Travel Date 24th May 2011.
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I decided to spend the evening between the two Alpine Expresses in Chur, rather than St Moritz. The timing worked out better and I thought it may be nice to stay in an ordinary small Swiss town rather than a tourist resort.
I arrived shortly before three pm and was picked up by Jacqueline, from Backpackers Planaterra, at the station. She seemed pleasant, but I did not see her again after that. The “hotel” was not a long way away, but I was pleased to be picked up because I would never have found her lodgings on foot. I have written a review on Booking.com here: Backpackers Planaterra. If you're a backpacker or looking for el cheapo digs, fine, if not find somewhere else.
Chur is a pleasant small town in the mountains with nothing particularly spectacular about it apart from the surrounding scenery. But I have to admit, that scenery is pretty spectacular.
I found the nearest coin laundrette, one of the essentials of travelling for me, and enjoyed wandering around the surrounding district while the washing machines did their work.
Despite being in the German-speaking region of Switzerland the town seems to have a French style to it's architecture. There are a profusion of cafés and tiny squares and spaces complete with obligatory statues and fountains. I wasn't driving, so I decided to try the vin rouge ordinaire, or more accurately, gewöhnlicher rotwein, in all of the cafés near the laundrette. It became an enjoyable afternoon; I believe I had a fascinating conversation in one of the bars but can't recall a word of it.
Next morning I walked from the hotel to the station and left at 8:30 on the Bernina Express. For me, it was a better experience than the Glacier Express. For the first few kilometres we retraced the route I had arrived on yesterday, but then we headed off to the South towards Italy.
The scenery slowly became greener and less snow-covered than the previous day, but was more rugged and spectacular to my eyes. Then it got mountainous and snowy again as we reached the peak before becoming green again as we descended towards Italy. The train track engineering was impressive and at times breath-taking when looking out of the window at the rugged gorges and slopes we were passing over or through.
The Bernina Express suffered from the same window-glare problems as the Glacier Express, but I found a solution. At the end of each car, opposite the door to the toilet is a small openable window which allowed me to take unobstructed shots of the passing scenery.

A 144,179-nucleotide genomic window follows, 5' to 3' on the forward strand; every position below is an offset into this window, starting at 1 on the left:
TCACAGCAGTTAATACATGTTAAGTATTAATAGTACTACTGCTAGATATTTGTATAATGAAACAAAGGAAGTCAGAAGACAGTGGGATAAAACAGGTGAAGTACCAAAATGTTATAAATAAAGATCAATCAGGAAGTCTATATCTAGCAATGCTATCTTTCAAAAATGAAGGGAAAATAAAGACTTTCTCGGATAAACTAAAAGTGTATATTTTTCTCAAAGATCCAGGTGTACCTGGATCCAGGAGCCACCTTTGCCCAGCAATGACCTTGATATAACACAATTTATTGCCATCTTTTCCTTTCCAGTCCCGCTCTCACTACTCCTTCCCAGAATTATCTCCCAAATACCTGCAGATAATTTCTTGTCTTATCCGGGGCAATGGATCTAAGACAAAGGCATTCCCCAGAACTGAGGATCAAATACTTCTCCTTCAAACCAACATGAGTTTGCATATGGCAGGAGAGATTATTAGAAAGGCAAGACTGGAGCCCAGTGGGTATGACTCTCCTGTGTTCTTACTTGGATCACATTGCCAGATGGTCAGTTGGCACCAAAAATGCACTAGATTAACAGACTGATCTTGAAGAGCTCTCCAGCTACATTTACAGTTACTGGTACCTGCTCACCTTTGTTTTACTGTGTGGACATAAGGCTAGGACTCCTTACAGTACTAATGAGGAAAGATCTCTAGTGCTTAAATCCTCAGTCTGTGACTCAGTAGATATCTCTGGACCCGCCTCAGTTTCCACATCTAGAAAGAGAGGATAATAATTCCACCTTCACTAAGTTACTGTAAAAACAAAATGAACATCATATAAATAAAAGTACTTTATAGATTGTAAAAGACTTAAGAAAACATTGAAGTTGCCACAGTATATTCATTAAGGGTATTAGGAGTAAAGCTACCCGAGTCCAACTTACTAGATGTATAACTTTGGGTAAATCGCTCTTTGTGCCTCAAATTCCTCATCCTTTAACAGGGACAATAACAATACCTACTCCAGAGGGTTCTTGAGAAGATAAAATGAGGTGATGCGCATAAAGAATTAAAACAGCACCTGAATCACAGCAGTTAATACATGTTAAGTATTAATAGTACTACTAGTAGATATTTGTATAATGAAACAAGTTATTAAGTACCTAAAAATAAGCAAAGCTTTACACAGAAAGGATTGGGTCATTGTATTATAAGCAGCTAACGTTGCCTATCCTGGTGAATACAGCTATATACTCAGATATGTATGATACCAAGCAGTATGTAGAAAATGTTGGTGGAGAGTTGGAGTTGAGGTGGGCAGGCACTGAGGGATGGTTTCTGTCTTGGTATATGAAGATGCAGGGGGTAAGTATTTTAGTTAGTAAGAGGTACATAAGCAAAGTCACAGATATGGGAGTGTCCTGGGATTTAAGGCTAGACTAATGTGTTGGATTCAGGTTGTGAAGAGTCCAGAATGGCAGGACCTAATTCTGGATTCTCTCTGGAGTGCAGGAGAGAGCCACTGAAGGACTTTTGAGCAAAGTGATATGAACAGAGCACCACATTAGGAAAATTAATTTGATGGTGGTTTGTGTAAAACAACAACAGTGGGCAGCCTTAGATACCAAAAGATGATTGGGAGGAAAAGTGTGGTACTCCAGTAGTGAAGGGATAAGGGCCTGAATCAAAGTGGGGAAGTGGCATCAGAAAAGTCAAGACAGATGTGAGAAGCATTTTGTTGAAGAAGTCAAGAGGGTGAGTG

For a little while I got some odd looks from passengers who seemed a little concerned at this odd bald sextagenarian hanging around the toilets, but eventually the others worked out what I was doing and I found the main problem became sharing the window with the other amateur photographers in the car. After a while I moved up a few carriages until I found another vacant window, although by that time almost every car had other photographers doing the same.
We reached the highest pass in the Alps in the only train that crosses them by going over instead of through a tunnel. The pass is known as Ospizio Bernina at 2,253 meters or 7,380 feet. It is also marked as the Wasserscheide or Watershed, defined by the Lej Nair (Black Lake) with an outlet flowing north to the Danube and eventually the Black Sea, and a few hundred metres on the Lago Bianco (White Lake) with water eventually flowing to the Po and the Mediterranean.The colour comes from "glacier milk", the suspended fine white fragments of rock ground up by the glaciers.
Shortly after this we stopped for a short break at Alp Grüm with wonderful views down to the distant valley and to the slopes at the side. Once again the smokers were very grateful for the stop.
The train repeatedly followed snaking circuitous tracks around steep mountains, often doubling back under or over itself as it lost or gained height. Unfortunately, one of the most dramatic loops is being totally renovated so it is covered in protective hoardings. At this loop the train does a very tight turn and goes under the track it arrives on.
After a very pleasant morning I arrived at Tirano, a town divided by the border between Switzerland and Italy. I stepped out of the Swiss Railway Station, wandered across the square and bought a ticket for the local Trenitalia train from Tirano to Milan. Departure time was a bit unclear. I felt there may not be enough time for lunch at the nearby café so I bought a chunk of baguette with ham and cheese and boarded the train. It glided away from the platform as I sat down.
The train was a few levels down from the luxury of the Glacier and Bernina Expresses; it was also fairly dirty and the air-conditioning was not working on a very warm afternoon. But it was still reasonably comfortable and the passing scenery was interesting.
Slowly we left the Alps and the mountains became hills, with terraced slopes of grapevines and orchards. Villages started to flash past, then glimpses of lake Lugarno, then eventually the industrial outskirts of Milan.
I spent a little time at the station, using the ticket machine to buy a ticket for the next day from Milan to Venice and also to print out my pre-arranged ticket for the following night on the train from Venice to Zagreb. Everything worked as advertised.
Train travel, compared to air travel, may be slower between A and B, but it is so much more relaxed at the points of departure and arrival. No queues for check in, no security queues, no need to be there hours before and you depart and arrive in the middle of town.
I was staying at the Hilton (at an incredibly cheap rate via Priceline bidding) which was only a short walk from the station, so I strolled to the hotel after that.
Cheers, Alan, Australia